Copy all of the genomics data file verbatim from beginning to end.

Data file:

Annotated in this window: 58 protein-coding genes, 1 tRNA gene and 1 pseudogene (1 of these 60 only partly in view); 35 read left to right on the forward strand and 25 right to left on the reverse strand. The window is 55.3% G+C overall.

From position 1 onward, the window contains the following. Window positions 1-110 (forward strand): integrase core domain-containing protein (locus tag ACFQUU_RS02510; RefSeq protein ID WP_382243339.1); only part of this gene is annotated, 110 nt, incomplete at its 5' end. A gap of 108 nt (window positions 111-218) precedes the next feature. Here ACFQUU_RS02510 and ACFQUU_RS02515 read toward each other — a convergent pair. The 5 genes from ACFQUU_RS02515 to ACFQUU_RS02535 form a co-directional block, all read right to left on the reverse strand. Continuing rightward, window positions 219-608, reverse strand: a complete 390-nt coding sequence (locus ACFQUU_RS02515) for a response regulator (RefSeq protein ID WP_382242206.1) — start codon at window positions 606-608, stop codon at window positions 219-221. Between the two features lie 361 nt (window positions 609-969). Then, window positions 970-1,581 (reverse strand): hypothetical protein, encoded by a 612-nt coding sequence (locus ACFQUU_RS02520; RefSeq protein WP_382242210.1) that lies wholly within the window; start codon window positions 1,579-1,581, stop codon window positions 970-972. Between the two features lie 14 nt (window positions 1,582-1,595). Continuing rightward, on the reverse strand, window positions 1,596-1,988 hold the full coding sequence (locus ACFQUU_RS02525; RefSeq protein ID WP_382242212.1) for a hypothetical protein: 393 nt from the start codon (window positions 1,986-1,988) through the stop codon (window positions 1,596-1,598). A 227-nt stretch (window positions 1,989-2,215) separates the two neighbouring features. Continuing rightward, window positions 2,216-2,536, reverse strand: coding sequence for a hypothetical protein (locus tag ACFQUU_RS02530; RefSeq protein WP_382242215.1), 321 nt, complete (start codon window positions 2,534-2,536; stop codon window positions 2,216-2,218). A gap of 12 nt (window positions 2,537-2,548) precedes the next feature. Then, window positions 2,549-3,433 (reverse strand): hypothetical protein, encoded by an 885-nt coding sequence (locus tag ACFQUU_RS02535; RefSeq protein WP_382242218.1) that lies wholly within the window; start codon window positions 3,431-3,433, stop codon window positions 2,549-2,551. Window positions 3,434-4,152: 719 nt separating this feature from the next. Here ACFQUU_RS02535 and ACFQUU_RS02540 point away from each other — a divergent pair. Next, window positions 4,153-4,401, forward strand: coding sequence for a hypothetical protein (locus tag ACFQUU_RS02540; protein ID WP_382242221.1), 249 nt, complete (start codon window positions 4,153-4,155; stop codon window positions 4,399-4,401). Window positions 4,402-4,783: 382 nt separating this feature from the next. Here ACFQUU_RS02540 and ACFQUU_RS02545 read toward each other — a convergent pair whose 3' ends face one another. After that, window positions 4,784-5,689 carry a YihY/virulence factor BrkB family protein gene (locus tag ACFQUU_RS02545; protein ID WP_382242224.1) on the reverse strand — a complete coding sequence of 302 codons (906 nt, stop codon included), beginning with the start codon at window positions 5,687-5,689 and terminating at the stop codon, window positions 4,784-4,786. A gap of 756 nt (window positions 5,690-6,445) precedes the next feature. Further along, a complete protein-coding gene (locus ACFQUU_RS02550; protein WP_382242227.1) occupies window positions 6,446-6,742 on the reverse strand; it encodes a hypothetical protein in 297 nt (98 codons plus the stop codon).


Annotated in this window: 58 protein-coding genes, 1 tRNA gene and 1 pseudogene (1 of these 60 only partly in view); 35 read left to right on the forward strand and 25 right to left on the reverse strand. The window is 55.3% G+C overall.

From position 1 onward, the window contains the following. Window positions 1-110 (forward strand): integrase core domain-containing protein (locus tag ACFQUU_RS02510; RefSeq protein ID WP_382243339.1); only part of this gene is annotated, 110 nt, incomplete at its 5' end. A gap of 108 nt (window positions 111-218) precedes the next feature. Here ACFQUU_RS02510 and ACFQUU_RS02515 read toward each other — a convergent pair. The 5 genes from ACFQUU_RS02515 to ACFQUU_RS02535 form a co-directional block, all read right to left on the reverse strand. Continuing rightward, window positions 219-608, reverse strand: a complete 390-nt coding sequence (locus ACFQUU_RS02515) for a response regulator (RefSeq protein ID WP_382242206.1) — start codon at window positions 606-608, stop codon at window positions 219-221. Between the two features lie 361 nt (window positions 609-969). Then, window positions 970-1,581 (reverse strand): hypothetical protein, encoded by a 612-nt coding sequence (locus ACFQUU_RS02520; RefSeq protein WP_382242210.1) that lies wholly within the window; start codon window positions 1,579-1,581, stop codon window positions 970-972. Between the two features lie 14 nt (window positions 1,582-1,595). Continuing rightward, on the reverse strand, window positions 1,596-1,988 hold the full coding sequence (locus ACFQUU_RS02525; RefSeq protein ID WP_382242212.1) for a hypothetical protein: 393 nt from the start codon (window positions 1,986-1,988) through the stop codon (window positions 1,596-1,598). A 227-nt stretch (window positions 1,989-2,215) separates the two neighbouring features. Continuing rightward, window positions 2,216-2,536, reverse strand: coding sequence for a hypothetical protein (locus tag ACFQUU_RS02530; RefSeq protein WP_382242215.1), 321 nt, complete (start codon window positions 2,534-2,536; stop codon window positions 2,216-2,218). A gap of 12 nt (window positions 2,537-2,548) precedes the next feature. Then, window positions 2,549-3,433 (reverse strand): hypothetical protein, encoded by an 885-nt coding sequence (locus tag ACFQUU_RS02535; RefSeq protein WP_382242218.1) that lies wholly within the window; start codon window positions 3,431-3,433, stop codon window positions 2,549-2,551. Window positions 3,434-4,152: 719 nt separating this feature from the next. Here ACFQUU_RS02535 and ACFQUU_RS02540 point away from each other — a divergent pair. Next, window positions 4,153-4,401, forward strand: coding sequence for a hypothetical protein (locus tag ACFQUU_RS02540; protein ID WP_382242221.1), 249 nt, complete (start codon window positions 4,153-4,155; stop codon window positions 4,399-4,401). Window positions 4,402-4,783: 382 nt separating this feature from the next. Here ACFQUU_RS02540 and ACFQUU_RS02545 read toward each other — a convergent pair whose 3' ends face one another. After that, window positions 4,784-5,689 carry a YihY/virulence factor BrkB family protein gene (locus tag ACFQUU_RS02545; protein ID WP_382242224.1) on the reverse strand — a complete coding sequence of 302 codons (906 nt, stop codon included), beginning with the start codon at window positions 5,687-5,689 and terminating at the stop codon, window positions 4,784-4,786. A gap of 756 nt (window positions 5,690-6,445) precedes the next feature. Further along, a complete protein-coding gene (locus ACFQUU_RS02550; protein WP_382242227.1) occupies window positions 6,446-6,742 on the reverse strand; it encodes a hypothetical protein in 297 nt (98 codons plus the stop codon).